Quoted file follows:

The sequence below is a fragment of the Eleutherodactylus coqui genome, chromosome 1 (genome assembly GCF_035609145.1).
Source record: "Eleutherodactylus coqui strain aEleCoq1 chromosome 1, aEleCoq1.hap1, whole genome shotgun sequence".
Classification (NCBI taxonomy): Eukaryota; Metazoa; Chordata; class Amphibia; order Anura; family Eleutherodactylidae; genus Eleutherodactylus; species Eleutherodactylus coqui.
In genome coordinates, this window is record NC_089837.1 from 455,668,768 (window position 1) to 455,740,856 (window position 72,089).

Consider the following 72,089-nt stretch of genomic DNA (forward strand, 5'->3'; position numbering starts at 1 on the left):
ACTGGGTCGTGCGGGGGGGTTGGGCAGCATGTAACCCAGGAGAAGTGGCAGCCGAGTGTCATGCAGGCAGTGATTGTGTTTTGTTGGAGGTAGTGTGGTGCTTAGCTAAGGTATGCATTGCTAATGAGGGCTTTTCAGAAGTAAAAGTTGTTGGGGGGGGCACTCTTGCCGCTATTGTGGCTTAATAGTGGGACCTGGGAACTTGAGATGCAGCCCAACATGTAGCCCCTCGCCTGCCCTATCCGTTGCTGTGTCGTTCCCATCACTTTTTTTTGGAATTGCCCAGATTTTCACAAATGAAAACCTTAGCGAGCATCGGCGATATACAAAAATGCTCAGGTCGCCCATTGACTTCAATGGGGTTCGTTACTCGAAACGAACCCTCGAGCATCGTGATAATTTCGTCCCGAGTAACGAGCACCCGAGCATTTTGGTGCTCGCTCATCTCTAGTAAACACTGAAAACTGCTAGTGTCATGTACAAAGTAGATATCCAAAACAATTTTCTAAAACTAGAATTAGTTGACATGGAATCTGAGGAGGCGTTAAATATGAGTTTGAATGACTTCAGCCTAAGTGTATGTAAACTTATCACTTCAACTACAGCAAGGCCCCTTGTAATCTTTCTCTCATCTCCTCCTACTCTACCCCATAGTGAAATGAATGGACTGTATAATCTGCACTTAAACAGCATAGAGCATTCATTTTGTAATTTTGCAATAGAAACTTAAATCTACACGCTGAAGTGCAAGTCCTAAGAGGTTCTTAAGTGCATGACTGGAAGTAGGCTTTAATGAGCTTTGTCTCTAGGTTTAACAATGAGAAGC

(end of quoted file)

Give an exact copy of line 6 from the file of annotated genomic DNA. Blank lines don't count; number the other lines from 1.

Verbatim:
ACTGGGTCGTGCGGGGGGGTTGGGCAGCATGTAACCCAGGAGAAGTGGCAGCCGAGTGTCATGCAGGCAGTGATTGTGTTTTGTTGGAGGTAGTGTGGTGCTTAGCTAAGGTATGCATTGCTAATGAGGGCTTTTCAGAAGTAAAAGTTGTTGGGGGGGGCACTCTTGCCGCTATTGTGGCTTAATAGTGGGACCTGGGAACTTGAGATGCAGCCCAACATGTAGCCCCTCGCCTGCCCTATCCGTTGCTGTGTCGTTCCCATCACTTTTTTTTGGAATTGCCCAGATTTTCACAAATGAAAACCTTAGCGAGCATCGGCGATATACAAAAATGCTCAGGTCGCCCATTGACTTCAATGGGGTTCGTTACTCGAAACGAACCCTCGAGCATCGTGATAATTTCGTCCCGAGTAACGAGCACCCGAGCATTTTGGTGCTCGCTCATCTCTAGTAAACACTGAAAACTGCTAGTGTCATGTACAAAGTAGATATCCAAAACAATTTTCTAAAACTAGAATTAGTTGACATGGAATCTGAGGAGGCGTTAAATATGAGTTTGAATGACTTCAGCCTAAGTGTATGTAAACTTATCACTTCAACTACAGCAAGGCCCCTTGTAATCTTTCTCTCATCTCCTCCTACTCTACCCCATAGTGAAATGAATGGACTGTATAATCTGCACTTAAACAGCATAGAGCATTCATTTTGTAATTTTGCAATAGAAACTTAAATCTACACGCTGAAGTGCAAGTCCTAAGAGGTTCTTAAGTGCATGACTGGAAGTAGGCTTTAATGAGCTTTGTCTCTAGGTTTAACAATGAGAAGC